The Pastels The Last Great Wilderness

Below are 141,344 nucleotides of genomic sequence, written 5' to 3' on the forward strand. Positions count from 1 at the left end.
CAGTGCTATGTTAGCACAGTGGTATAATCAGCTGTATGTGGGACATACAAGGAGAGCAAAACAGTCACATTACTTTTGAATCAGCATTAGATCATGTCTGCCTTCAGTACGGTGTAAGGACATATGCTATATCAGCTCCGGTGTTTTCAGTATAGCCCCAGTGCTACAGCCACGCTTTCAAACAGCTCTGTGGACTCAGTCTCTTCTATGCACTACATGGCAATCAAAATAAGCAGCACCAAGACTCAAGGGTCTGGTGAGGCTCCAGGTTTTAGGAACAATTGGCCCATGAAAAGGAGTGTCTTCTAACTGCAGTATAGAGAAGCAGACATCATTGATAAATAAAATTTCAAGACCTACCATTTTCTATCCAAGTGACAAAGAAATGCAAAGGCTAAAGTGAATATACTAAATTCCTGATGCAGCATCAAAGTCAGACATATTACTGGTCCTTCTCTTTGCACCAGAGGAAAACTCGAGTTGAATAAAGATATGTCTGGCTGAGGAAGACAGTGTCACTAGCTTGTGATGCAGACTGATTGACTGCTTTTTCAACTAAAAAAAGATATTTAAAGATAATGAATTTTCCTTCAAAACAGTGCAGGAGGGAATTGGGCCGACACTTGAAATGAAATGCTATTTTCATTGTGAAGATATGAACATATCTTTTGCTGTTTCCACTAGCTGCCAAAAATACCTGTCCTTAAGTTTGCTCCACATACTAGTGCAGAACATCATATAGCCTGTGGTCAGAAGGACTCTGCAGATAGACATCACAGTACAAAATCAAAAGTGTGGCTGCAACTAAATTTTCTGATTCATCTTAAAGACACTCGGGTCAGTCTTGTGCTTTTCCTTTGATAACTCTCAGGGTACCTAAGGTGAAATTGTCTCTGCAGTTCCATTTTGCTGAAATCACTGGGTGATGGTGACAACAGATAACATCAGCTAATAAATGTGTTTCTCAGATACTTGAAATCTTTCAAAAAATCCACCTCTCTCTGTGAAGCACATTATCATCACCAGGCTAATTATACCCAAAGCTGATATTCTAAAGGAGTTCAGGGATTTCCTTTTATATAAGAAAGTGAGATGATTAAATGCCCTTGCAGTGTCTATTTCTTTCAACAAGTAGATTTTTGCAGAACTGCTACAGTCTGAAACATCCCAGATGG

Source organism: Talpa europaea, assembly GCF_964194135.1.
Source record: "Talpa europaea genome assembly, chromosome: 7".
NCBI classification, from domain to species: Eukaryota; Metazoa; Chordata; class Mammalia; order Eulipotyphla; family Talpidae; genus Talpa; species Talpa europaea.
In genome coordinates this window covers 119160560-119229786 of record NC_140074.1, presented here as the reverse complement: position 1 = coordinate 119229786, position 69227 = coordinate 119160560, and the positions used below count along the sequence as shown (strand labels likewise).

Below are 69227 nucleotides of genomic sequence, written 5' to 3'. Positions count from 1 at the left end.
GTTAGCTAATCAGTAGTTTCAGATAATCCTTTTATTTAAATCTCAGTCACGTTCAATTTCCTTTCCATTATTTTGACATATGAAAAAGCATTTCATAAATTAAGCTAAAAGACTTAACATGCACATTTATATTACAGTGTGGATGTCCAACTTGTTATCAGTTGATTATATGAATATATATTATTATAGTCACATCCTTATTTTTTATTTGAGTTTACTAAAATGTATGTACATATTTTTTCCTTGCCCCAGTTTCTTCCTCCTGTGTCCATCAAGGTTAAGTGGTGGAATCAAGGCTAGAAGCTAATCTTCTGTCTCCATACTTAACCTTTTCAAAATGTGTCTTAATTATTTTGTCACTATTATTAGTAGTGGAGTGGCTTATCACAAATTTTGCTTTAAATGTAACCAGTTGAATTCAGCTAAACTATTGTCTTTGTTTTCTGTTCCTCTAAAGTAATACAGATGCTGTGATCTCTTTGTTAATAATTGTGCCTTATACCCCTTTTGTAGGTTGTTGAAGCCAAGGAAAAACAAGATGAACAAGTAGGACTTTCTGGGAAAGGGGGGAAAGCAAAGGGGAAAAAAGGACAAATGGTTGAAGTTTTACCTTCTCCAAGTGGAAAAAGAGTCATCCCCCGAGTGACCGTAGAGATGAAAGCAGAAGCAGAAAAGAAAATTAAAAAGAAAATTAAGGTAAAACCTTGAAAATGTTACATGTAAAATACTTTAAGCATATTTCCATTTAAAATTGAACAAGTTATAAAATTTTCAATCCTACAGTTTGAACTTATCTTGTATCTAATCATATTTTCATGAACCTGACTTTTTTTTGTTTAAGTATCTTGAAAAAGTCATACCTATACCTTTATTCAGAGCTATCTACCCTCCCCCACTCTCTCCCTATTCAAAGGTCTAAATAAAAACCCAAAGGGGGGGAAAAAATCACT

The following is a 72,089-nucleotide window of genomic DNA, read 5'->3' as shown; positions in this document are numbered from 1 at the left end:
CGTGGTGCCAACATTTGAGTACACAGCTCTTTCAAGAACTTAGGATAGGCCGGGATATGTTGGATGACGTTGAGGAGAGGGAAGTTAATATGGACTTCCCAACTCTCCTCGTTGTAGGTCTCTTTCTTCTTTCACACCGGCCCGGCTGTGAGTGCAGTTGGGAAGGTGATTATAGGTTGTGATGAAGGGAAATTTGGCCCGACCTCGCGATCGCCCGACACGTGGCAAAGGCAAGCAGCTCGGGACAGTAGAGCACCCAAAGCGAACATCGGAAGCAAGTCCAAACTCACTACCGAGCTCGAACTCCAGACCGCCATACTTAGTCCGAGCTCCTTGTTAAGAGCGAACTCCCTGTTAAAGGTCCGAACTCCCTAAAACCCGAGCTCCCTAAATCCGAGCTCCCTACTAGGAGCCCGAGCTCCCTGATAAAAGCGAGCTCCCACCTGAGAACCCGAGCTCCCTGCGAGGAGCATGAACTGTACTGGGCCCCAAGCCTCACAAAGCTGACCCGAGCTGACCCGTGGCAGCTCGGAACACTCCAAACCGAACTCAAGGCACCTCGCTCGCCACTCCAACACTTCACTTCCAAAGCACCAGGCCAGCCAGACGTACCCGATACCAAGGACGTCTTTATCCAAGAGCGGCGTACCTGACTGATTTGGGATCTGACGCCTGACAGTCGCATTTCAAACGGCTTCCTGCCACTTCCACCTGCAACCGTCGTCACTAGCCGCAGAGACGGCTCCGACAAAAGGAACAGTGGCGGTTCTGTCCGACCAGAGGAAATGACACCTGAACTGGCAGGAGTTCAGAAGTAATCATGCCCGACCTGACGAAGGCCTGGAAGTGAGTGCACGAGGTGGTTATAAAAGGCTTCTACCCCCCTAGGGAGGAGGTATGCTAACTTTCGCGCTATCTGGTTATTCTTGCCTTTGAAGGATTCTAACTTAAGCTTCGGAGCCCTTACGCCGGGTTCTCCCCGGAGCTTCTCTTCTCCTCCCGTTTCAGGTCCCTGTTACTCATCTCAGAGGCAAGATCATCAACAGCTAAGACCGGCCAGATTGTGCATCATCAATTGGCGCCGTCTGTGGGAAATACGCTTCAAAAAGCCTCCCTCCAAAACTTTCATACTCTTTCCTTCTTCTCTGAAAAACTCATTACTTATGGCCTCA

The most enduring and purely instinctual band to emerge from Scotland’s early ’80s pop renaissance, the Pastels — 21 years old this year — have gradually but assuredly transcended their early (and inaccurate) reputation as wilfully inept, emotionally stunted janglers. In keeping with the nonchalant productivity of founder member Stephen McRobbie and mainstay Katrina Mitchell, this is the Pastels’ first album since 1997’s Illumination. A brief, largely instrumental soundtrack for the British film from which it takes its name, it surely will disappoint those who have anxiously awaited another collection of Pastels pop, but it reveals depths of the duo’s creativity that have never been hinted at before. "With so many of our records, the end result falls short of our expectations,” says McRobbie. "So one of the things that’s most satisfying about this record is that it turned out so close to our intentions. It’s more or less the music we would choose to make at this time.” Perhaps most surprising is that the soundtrack was produced in collaboration with John McEntire (Tortoise, Stereolab), whose proclivity for working with technical, fastidious musicians would seem in sharp contrast to the Pastels’ off-the-cuff methods. "He is very together and tidy and organised, but that is actually very calming for us as musicians,” says McRobbie. "He’s absolutely an expert with sound.” The twinkling, wintry "Wilderness Theme,” ominous "Dark Vincente” and a sweetly naïf cover of Sly Stone’s "Everybody is a Star” justify the band’s confidence. The Last Great Wilderness is both a giant leap and a portent of still greater things to come. (Geographic)